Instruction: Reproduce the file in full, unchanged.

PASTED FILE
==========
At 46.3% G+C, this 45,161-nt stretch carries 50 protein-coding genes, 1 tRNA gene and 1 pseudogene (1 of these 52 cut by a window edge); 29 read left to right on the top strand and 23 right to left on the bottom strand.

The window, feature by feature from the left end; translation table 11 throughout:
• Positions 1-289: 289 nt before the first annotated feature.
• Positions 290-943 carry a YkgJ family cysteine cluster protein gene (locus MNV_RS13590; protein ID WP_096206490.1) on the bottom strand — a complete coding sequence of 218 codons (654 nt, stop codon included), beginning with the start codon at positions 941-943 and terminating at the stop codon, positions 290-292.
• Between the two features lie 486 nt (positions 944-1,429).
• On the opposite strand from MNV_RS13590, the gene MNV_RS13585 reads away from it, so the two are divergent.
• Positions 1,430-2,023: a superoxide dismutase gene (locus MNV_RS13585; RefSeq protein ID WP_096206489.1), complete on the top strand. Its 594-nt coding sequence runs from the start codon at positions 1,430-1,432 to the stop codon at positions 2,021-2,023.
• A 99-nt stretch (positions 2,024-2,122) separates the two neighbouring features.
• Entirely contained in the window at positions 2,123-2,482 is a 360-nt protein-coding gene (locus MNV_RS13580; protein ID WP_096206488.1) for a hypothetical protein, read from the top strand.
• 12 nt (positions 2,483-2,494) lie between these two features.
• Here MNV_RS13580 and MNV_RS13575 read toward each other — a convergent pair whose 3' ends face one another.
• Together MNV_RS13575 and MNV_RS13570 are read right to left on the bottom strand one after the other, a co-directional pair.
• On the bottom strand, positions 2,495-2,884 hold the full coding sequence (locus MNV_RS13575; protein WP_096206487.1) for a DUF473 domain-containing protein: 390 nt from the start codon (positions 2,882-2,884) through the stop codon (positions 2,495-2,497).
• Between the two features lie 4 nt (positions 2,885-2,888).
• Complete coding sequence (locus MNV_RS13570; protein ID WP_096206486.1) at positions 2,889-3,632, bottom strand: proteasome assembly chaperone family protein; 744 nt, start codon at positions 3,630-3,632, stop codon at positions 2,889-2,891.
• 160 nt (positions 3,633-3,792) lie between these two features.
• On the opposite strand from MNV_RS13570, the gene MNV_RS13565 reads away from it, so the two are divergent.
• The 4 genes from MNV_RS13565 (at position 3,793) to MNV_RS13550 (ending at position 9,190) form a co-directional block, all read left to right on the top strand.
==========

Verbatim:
At 46.3% G+C, this 45,161-nt stretch carries 50 protein-coding genes, 1 tRNA gene and 1 pseudogene (1 of these 52 cut by a window edge); 29 read left to right on the top strand and 23 right to left on the bottom strand.

The window, feature by feature from the left end; translation table 11 throughout:
• Positions 1-289: 289 nt before the first annotated feature.
• Positions 290-943 carry a YkgJ family cysteine cluster protein gene (locus MNV_RS13590; protein ID WP_096206490.1) on the bottom strand — a complete coding sequence of 218 codons (654 nt, stop codon included), beginning with the start codon at positions 941-943 and terminating at the stop codon, positions 290-292.
• Between the two features lie 486 nt (positions 944-1,429).
• On the opposite strand from MNV_RS13590, the gene MNV_RS13585 reads away from it, so the two are divergent.
• Positions 1,430-2,023: a superoxide dismutase gene (locus MNV_RS13585; RefSeq protein ID WP_096206489.1), complete on the top strand. Its 594-nt coding sequence runs from the start codon at positions 1,430-1,432 to the stop codon at positions 2,021-2,023.
• A 99-nt stretch (positions 2,024-2,122) separates the two neighbouring features.
• Entirely contained in the window at positions 2,123-2,482 is a 360-nt protein-coding gene (locus MNV_RS13580; protein ID WP_096206488.1) for a hypothetical protein, read from the top strand.
• 12 nt (positions 2,483-2,494) lie between these two features.
• Here MNV_RS13580 and MNV_RS13575 read toward each other — a convergent pair whose 3' ends face one another.
• Together MNV_RS13575 and MNV_RS13570 are read right to left on the bottom strand one after the other, a co-directional pair.
• On the bottom strand, positions 2,495-2,884 hold the full coding sequence (locus MNV_RS13575; protein WP_096206487.1) for a DUF473 domain-containing protein: 390 nt from the start codon (positions 2,882-2,884) through the stop codon (positions 2,495-2,497).
• Between the two features lie 4 nt (positions 2,885-2,888).
• Complete coding sequence (locus MNV_RS13570; protein ID WP_096206486.1) at positions 2,889-3,632, bottom strand: proteasome assembly chaperone family protein; 744 nt, start codon at positions 3,630-3,632, stop codon at positions 2,889-2,891.
• 160 nt (positions 3,633-3,792) lie between these two features.
• On the opposite strand from MNV_RS13570, the gene MNV_RS13565 reads away from it, so the two are divergent.
• The 4 genes from MNV_RS13565 (at position 3,793) to MNV_RS13550 (ending at position 9,190) form a co-directional block, all read left to right on the top strand.